Relatively few studies have attempted to identify factors that contribute to variation in parental behavior. The literature has revealed associations between both internal and external factors in the variation in parenting behaviors. In addition, the vast majority of the existing literature has focused almost exclusively on Western cultures (e.g., the USA). The current study addresses these limitations by examining direct and indirect pathways involving both internal and external sources of influence on parenting behaviors in a sample of adults from Saudi Arabia (N = 196). The employed statistical models revealed robust and consistent direct associations between the examined internalizing sources of influence (self-control and psychopathy) and parenting behaviors. Subsequent models revealed some evidence of mediation stemming from external sources of influence (namely, aggression). However, the resulting indirect effects were inconsistent, indicating that other, unmeasured mechanisms ultimately connect the examined internalizing problems and parenting behaviors.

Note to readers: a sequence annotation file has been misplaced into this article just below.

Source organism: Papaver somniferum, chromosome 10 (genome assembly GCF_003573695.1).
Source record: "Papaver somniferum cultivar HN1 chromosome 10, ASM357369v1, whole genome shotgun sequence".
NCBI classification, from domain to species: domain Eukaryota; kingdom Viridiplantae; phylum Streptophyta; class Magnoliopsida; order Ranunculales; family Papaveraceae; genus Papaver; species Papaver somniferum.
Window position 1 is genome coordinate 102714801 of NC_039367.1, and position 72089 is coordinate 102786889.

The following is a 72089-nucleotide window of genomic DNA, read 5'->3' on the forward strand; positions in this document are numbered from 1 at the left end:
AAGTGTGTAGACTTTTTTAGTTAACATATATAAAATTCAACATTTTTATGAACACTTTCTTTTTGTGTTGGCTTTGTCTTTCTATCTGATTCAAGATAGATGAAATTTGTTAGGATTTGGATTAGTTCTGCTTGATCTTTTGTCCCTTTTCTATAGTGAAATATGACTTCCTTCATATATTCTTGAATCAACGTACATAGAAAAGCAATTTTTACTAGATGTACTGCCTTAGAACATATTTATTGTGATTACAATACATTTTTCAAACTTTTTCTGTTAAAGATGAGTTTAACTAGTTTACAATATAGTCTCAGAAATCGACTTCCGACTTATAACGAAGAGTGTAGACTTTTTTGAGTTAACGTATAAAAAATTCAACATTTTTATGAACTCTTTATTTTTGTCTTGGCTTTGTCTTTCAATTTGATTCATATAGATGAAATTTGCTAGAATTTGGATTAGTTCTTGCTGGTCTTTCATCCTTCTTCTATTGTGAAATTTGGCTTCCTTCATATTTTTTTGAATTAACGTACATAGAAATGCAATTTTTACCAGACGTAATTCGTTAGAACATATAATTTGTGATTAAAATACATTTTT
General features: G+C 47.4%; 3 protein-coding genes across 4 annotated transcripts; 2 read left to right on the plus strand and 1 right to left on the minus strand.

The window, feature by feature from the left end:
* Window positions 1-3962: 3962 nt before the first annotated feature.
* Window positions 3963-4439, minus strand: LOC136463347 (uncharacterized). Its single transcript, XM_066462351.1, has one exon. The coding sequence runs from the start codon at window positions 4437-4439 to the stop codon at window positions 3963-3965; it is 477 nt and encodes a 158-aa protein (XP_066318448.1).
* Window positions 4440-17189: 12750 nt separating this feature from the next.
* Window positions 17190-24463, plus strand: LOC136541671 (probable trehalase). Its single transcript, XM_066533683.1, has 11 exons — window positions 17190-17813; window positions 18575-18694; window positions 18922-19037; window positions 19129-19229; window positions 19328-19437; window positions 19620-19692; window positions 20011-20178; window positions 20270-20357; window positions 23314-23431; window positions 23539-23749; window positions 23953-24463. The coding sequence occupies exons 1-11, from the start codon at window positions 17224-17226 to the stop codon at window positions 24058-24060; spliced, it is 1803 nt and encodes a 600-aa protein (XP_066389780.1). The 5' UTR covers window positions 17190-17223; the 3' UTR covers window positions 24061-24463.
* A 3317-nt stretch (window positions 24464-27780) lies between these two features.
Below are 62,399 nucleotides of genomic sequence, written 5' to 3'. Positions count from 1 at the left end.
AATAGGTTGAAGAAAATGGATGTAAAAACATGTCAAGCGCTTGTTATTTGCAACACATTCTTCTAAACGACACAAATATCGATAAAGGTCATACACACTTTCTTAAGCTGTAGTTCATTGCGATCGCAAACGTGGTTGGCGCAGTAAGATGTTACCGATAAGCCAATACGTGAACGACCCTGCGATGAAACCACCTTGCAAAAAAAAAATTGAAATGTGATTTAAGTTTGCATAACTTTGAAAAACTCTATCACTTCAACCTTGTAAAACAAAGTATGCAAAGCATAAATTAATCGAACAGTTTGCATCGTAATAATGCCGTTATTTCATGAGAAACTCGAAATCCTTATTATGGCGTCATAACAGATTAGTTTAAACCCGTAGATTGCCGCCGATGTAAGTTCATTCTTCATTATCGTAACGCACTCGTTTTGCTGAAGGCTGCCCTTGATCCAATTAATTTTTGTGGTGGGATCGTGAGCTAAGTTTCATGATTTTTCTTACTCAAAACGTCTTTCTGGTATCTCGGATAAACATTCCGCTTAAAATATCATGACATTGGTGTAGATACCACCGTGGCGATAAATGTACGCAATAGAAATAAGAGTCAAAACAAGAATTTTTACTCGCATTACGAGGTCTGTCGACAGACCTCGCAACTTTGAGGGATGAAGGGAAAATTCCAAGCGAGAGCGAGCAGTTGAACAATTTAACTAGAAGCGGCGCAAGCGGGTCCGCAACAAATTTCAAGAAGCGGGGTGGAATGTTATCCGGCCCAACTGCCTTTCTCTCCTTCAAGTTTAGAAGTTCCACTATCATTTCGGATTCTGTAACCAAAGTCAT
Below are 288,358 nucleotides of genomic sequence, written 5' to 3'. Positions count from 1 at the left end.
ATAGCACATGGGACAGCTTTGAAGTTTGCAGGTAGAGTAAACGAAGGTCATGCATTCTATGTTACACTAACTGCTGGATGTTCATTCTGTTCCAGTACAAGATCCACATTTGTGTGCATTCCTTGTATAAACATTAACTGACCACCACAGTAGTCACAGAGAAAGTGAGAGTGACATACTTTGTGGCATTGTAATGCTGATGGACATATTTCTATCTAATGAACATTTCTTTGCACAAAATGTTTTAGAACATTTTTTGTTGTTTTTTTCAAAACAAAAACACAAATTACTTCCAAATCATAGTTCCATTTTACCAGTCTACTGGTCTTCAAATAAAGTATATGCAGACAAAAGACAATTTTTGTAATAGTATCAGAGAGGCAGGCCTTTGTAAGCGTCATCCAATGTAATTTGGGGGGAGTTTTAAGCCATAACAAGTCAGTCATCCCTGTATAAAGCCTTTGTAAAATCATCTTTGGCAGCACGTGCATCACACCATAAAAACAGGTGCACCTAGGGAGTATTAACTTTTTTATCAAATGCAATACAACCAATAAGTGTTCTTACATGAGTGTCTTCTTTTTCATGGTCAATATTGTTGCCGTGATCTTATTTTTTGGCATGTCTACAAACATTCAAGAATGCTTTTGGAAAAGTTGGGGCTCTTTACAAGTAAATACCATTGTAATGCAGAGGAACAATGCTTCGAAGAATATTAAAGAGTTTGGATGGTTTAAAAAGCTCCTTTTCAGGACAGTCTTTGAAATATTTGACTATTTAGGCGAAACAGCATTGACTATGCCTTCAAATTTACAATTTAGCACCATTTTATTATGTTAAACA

All Science Journal Classification (ASJC) codes
- Sociology and Political Science